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How Much A Hat Signed By Pat Morita Was Actually Worth On Pawn Stars

Thanks to the overwhelming success of the Netflix series "Cobra Kai," "The Karate Kid" renaissance is hotter than ever with a fourth season on the way and a fifth one in the pipeline. It's a remarkable feat, considering the original film was released in 1984 and was followed by two successful sequels before the franchise fizzled with "The Next Karate Kid" 10 years later. No matter the popularity of a franchise, some memorabilia holds its value — and a fan of "Karate Kid" merchandise was willing to find out how much her collection was worth on recent episode of History's "Pawn Stars,"

"The Karate Kid," featured notable performances — but anchoring the film was revered actor Noriyuki "Pat" Morita. Playing the sensei Mr. Miyagi to Daniel LaRusso (Ralph Macchio) after the new teen in town is bulled by Cobra Kai dojo student Johnny Lawrence (William Zabka), Morita's performance was so powerful in "The Karate Kid" that it earned him a Best Supporting Actor Oscar nomination. The nod was a major career achievement for Morita, considering how he was relegated to character roles for much of his career. For many, Morita before "The Karate Kid" was most famous for his recurring turn on the classic ABC sitcom "Happy Days," where he played the loveable restaurant owner Arnold.

With his roles in "The Karate Kid" films and his Oscar nomination cementing his legacy, any memorabilia featuring Morita's signature has grown in value over the years. Sadly, Morita passed away from kidney failure in November 2005 at age 73, making any signed items associated with the actor that much more valuable. Whether those items are worth thousands — or mere hundreds — of dollars was something a collector named Amy found out on "Pawn Stars." 

Rick Harrison had an in-person encounter with Pat Morita

In an August 2021 episode of "Pawn Stars," Amy decided to part with her cherished items after 20 years. Included in the collection were a Mr. Miyagi action figure, as well as a photo from "The Karate Kid" signed by Morita and Macchio, but the item that sparked the most interest from World Famous Gold & Silver Pawn Shop owner Rick Harrison had nothing to do with "The Karate Kid" at all. Instead, it was a denim hat from Morita's Pat's Hats business that featured the actor's signature.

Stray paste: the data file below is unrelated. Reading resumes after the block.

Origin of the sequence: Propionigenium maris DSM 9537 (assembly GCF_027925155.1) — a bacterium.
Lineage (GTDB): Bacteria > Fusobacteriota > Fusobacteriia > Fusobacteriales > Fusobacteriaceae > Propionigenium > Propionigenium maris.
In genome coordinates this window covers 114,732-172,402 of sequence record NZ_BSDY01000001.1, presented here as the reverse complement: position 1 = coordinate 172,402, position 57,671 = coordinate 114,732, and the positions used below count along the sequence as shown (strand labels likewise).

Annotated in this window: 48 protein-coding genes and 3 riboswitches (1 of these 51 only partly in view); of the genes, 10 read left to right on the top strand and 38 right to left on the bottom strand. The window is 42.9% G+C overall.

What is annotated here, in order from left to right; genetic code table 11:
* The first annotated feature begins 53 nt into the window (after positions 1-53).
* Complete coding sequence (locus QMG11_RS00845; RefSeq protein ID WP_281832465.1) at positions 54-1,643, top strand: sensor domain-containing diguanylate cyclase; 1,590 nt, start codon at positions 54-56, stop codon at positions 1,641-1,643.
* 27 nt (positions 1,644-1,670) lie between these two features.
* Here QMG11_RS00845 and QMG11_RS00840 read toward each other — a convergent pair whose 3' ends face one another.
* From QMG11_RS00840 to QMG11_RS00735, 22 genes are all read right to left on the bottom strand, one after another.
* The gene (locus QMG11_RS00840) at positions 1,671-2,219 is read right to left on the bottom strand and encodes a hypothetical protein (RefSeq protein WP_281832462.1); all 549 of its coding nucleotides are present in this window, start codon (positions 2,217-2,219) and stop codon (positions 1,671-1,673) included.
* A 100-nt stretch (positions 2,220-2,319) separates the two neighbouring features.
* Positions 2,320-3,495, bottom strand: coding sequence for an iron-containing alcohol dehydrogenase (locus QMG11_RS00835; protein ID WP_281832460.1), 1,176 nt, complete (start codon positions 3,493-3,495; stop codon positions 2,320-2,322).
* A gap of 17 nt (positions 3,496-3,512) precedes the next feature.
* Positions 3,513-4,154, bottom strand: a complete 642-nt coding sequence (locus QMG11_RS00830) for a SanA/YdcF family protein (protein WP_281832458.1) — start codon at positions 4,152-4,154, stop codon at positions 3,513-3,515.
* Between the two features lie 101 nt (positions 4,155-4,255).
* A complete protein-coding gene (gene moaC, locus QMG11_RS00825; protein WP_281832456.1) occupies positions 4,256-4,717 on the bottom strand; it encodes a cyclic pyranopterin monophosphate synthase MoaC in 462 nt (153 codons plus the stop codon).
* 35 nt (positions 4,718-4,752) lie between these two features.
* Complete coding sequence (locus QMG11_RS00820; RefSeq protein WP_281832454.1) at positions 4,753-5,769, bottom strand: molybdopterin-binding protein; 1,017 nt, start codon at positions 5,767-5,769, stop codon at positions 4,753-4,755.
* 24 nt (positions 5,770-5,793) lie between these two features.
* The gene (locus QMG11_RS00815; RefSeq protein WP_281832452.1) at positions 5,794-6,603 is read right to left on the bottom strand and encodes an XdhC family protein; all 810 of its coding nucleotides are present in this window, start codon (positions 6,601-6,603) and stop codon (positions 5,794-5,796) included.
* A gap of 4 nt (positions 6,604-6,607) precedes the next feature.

Harrison, naturally, explained Morita's illustrious career history for the "Pawn Stars" audience, as well as a little personal history. As it turns out, Harrison said that he rented out the pawn shop for use in television and movies in the 1990s, and among the stars who appeared in a sitcom shot there was Morita. As proof, Harrison showed a picture he took with Morita.

The pawnbroker was also aware of Pat's Hats, which a side business owned by Morita. The hat resembled a train engineer's cap, with the notable difference being that it was autographed by Morita on the bill. Amy verified that it was signed by Morita after a comedy show featuring the actor. Amy noted that hats from Morita's business were on sale after the show, but since she liked the denim version, she asked the actor, "I really like the one you have. Do you have any more of those?" In a gracious move, Amy said Morita took off the hat and put it on her head, saying, "It looks better on you."

The verification of Pat Morita's autograph brought good news and bad news

While Amy had a touching personal story to go with the Morita hat, Harrison still need to verify the authenticity of the signatures. Especially in question was the signed "Karate Kid: Part II" photo, since Amy was told — but did not see — that Morita signed the black-and-white still at the film's premiere.

Amy was asking $1,000 for the items, but since Harrison had no idea how much Morita's signature was going for, he called in his buddy, Steve Grad, to make an assessment. Grad said signed Morita items, since they are rarer, have a "pretty good deal of value if it's on the right piece." After examining the items, Grad had a bit of good news — and bad news — for Amy. He was able to verify Morita's signature on the hat as authentic, but due to inconsistencies with the inscription on the photo, Grad advised Harrison to "stay away" from the item.

As such, Rick was only interested in purchasing the hat with Morita's signature on it. While Grad thought it was "a neat collectible," he told Rick that he'd need to find "a super niche collector" to buy it. Ultimately, Grad placed the value of the signed Morita hat at $100. Left deflated by the Grad's appraisal and Rick's offer of $60 for the item, Amy said that she had to keep the signed Morita hat for its "sentimental value."